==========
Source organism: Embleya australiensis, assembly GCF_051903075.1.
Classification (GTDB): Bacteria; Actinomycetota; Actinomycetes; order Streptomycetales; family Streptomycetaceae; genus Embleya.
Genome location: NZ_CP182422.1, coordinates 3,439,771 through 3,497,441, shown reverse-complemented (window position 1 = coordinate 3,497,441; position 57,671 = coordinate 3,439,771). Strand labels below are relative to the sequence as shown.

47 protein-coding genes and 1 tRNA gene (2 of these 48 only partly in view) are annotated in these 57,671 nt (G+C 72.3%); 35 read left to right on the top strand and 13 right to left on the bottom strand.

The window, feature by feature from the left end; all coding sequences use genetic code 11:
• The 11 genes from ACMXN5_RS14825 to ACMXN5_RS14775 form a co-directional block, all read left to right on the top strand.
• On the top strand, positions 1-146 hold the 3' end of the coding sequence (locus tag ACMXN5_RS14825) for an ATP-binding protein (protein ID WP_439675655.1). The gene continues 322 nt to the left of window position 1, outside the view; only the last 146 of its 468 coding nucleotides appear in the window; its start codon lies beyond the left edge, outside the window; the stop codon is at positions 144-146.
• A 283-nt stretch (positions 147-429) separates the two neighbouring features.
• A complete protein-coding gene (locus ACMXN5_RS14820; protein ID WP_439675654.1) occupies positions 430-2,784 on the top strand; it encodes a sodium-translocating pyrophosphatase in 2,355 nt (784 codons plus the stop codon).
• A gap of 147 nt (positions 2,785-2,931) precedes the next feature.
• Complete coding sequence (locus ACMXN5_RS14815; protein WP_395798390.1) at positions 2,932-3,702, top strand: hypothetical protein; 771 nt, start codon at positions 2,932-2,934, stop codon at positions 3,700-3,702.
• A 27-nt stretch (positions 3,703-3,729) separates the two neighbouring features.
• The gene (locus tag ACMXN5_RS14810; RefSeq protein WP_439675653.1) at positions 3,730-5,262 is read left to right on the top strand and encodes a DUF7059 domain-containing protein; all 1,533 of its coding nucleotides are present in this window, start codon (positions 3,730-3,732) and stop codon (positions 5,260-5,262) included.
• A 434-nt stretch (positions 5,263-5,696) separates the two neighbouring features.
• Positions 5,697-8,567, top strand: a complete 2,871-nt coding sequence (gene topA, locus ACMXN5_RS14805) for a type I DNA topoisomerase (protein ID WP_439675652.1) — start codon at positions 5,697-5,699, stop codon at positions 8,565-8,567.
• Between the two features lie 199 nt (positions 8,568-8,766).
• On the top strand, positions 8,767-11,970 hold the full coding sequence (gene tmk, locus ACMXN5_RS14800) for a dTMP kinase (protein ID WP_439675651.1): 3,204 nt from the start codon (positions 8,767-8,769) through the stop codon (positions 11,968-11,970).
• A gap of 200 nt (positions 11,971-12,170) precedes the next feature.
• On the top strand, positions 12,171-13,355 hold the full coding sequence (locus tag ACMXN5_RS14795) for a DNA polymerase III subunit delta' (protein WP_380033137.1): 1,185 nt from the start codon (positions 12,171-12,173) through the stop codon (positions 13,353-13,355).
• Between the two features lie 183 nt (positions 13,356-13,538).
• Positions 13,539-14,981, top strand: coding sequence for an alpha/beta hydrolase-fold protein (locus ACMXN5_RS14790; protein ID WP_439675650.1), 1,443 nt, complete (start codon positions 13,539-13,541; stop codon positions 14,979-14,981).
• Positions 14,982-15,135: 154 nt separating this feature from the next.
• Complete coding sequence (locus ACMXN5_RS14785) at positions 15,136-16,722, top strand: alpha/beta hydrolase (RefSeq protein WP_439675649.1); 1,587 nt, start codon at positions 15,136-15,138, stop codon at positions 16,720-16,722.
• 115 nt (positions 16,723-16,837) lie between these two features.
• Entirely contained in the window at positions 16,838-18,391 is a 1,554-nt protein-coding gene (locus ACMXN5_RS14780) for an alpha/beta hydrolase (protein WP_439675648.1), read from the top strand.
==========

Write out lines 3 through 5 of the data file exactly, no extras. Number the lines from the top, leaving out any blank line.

Genome location: NZ_CP182422.1, coordinates 3,439,771 through 3,497,441, shown reverse-complemented (window position 1 = coordinate 3,497,441; position 57,671 = coordinate 3,439,771). Strand labels below are relative to the sequence as shown.

47 protein-coding genes and 1 tRNA gene (2 of these 48 only partly in view) are annotated in these 57,671 nt (G+C 72.3%); 35 read left to right on the top strand and 13 right to left on the bottom strand.

The window, feature by feature from the left end; all coding sequences use genetic code 11: